“The world has increasingly looked to China as the powerhouse to propel the world’s smartphone growth and this is the first hiccup we’ve seen in an otherwise stellar growth path,” says Melissa Chau, Senior Research Manager with IDC Asia/Pacific’s Client Devices team.
“There will certainly be future drivers to unlock further smartphone growth in China, as Apple demonstrated with its China Mobile tie-up in January, and the massive device migration to come of phones only supporting 2G and 3G networks to devices supporting 4G networks. However, we are now starting to see a market that is becoming less about capturing the low-hanging fruit of first time smartphone users and moving into the more laborious process of convincing existing users why they should upgrade to this year’s model”
Looking ahead at the prospects for the Asia/Pacific (excluding Japan) region, with mature Asia/Pacific markets like already having hit market saturation and China growth facing more moderate increases, two trends will become more prominent.
The mobile economy is growing at a faster rate than previously expected while also showing signs of maturity, meaning there is still significant upside potential for companies in core sectors even as challenges multiply, according to a new report from Yankee Group.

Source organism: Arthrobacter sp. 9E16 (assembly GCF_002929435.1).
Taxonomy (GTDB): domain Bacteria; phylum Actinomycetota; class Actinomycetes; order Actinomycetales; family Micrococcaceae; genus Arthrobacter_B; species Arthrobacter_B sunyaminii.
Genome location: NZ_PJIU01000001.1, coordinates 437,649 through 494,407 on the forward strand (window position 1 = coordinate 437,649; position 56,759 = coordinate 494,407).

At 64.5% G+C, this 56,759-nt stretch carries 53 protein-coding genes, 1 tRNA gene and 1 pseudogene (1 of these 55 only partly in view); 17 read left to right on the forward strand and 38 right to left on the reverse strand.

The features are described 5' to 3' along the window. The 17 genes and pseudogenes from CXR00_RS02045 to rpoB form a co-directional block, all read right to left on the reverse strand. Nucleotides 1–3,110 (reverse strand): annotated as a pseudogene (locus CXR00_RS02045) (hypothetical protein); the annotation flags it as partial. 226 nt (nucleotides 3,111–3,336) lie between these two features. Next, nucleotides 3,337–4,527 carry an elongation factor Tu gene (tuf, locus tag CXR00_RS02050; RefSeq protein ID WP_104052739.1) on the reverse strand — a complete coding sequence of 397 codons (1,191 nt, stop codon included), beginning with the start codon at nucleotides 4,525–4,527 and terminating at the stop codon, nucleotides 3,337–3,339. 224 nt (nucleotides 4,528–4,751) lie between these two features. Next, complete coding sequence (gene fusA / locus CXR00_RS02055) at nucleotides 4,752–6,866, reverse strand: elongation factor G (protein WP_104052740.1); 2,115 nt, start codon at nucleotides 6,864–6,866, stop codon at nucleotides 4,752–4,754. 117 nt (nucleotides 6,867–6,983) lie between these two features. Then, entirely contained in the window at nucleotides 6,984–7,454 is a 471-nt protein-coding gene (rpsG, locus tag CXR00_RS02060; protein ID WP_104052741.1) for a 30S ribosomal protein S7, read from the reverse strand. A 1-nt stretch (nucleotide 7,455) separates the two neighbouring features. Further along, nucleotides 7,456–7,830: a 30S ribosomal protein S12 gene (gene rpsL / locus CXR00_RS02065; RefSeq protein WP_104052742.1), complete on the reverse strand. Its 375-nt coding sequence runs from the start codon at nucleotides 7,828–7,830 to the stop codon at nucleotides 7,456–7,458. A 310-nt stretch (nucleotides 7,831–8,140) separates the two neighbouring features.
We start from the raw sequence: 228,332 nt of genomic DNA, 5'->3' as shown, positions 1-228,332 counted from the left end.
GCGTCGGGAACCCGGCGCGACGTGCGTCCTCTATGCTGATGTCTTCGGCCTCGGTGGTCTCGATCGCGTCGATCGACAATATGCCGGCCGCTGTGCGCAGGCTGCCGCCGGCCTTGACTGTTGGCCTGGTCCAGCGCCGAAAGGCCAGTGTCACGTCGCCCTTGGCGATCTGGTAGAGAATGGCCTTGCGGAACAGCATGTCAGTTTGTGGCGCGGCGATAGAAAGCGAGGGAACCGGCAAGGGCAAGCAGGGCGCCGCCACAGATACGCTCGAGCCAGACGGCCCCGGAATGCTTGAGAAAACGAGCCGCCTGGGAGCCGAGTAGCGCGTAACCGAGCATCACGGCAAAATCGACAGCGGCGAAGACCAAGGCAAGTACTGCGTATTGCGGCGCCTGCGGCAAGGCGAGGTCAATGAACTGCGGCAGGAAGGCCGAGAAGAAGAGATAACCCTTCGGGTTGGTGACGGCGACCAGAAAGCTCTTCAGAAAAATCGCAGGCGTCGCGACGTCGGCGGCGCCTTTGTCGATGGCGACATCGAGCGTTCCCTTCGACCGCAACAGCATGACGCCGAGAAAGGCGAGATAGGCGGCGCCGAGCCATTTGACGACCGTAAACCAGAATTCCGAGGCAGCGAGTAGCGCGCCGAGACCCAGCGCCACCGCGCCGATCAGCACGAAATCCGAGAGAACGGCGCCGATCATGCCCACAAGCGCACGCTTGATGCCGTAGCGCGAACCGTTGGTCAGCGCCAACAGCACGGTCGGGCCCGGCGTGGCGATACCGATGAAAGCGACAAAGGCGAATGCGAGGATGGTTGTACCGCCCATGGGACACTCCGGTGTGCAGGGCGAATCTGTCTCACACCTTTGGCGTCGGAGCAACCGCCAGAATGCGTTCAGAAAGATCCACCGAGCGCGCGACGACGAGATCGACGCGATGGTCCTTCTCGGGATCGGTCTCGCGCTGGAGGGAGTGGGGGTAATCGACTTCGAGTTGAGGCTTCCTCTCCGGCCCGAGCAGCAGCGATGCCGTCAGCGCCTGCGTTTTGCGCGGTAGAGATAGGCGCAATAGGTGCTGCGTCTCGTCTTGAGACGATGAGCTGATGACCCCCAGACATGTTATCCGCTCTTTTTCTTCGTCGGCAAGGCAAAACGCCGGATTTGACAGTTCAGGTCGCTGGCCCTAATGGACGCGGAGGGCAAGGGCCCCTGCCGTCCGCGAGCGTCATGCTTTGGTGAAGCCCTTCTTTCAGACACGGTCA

The mobile economy will be valued at $3.1 trillion by 2017, which is $200 million more than Yankee Group forecasted in Oct. 2012. The quick ramp up will ensure that mobile remains the preeminent driver of technology growth for the foreseeable future, meaning all companies will need to adapt and embrace the opportunity or risk getting left behind.
“It’s important to look at a healthy cross-section of trends and metrics to really understand that we are still on the on-ramp of the mobility revolution,” said Rich Karpinski, senior analyst at Yankee Group, Boston, and co-author of the report.
“There is plenty of room for opportunity and growth, even as some markets, for instance, the U.S. mobile operator market reaching 50 percent cross-over point for data revenues, reach relative maturity,” he said.
The smartphone market’s been kind of a mess lately.
Between Apple’s big iPhone shortfall, the slowdown at Samsung and the financial messes at HTC, BlackBerry and Motorola, there just hasn’t been much good news out there.
If that sounds depressing, then stop reading now because the tablet market looks like it just hit the skids, too.
Before we go further, let’s remember that we’re dealing with a single data point here, so take any associated doom-and-gloom forecasts you may hear with a grain of salt.
Let’s get to it.
So Wednesday morning, our friends at IDC reported that the tablet market grew by just 28.2 percent in Q4.
IDC filled us in on the problems:
“It’s becoming increasingly clear that markets such as the US are reaching high levels of consumer saturation, and while emerging markets continue to show strong growth, this has not been enough to sustain the dramatic worldwide growth rates of years past,” said Tom Mainelli, Research Director, Tablets, at IDC. “We expect commercial purchases of tablets to continue to accelerate in mature markets, but softness in the consumer segment — brought about by high penetration rates and increased competition for the consumer dollar — point to a more challenging environment for tablets in 2014 and beyond.”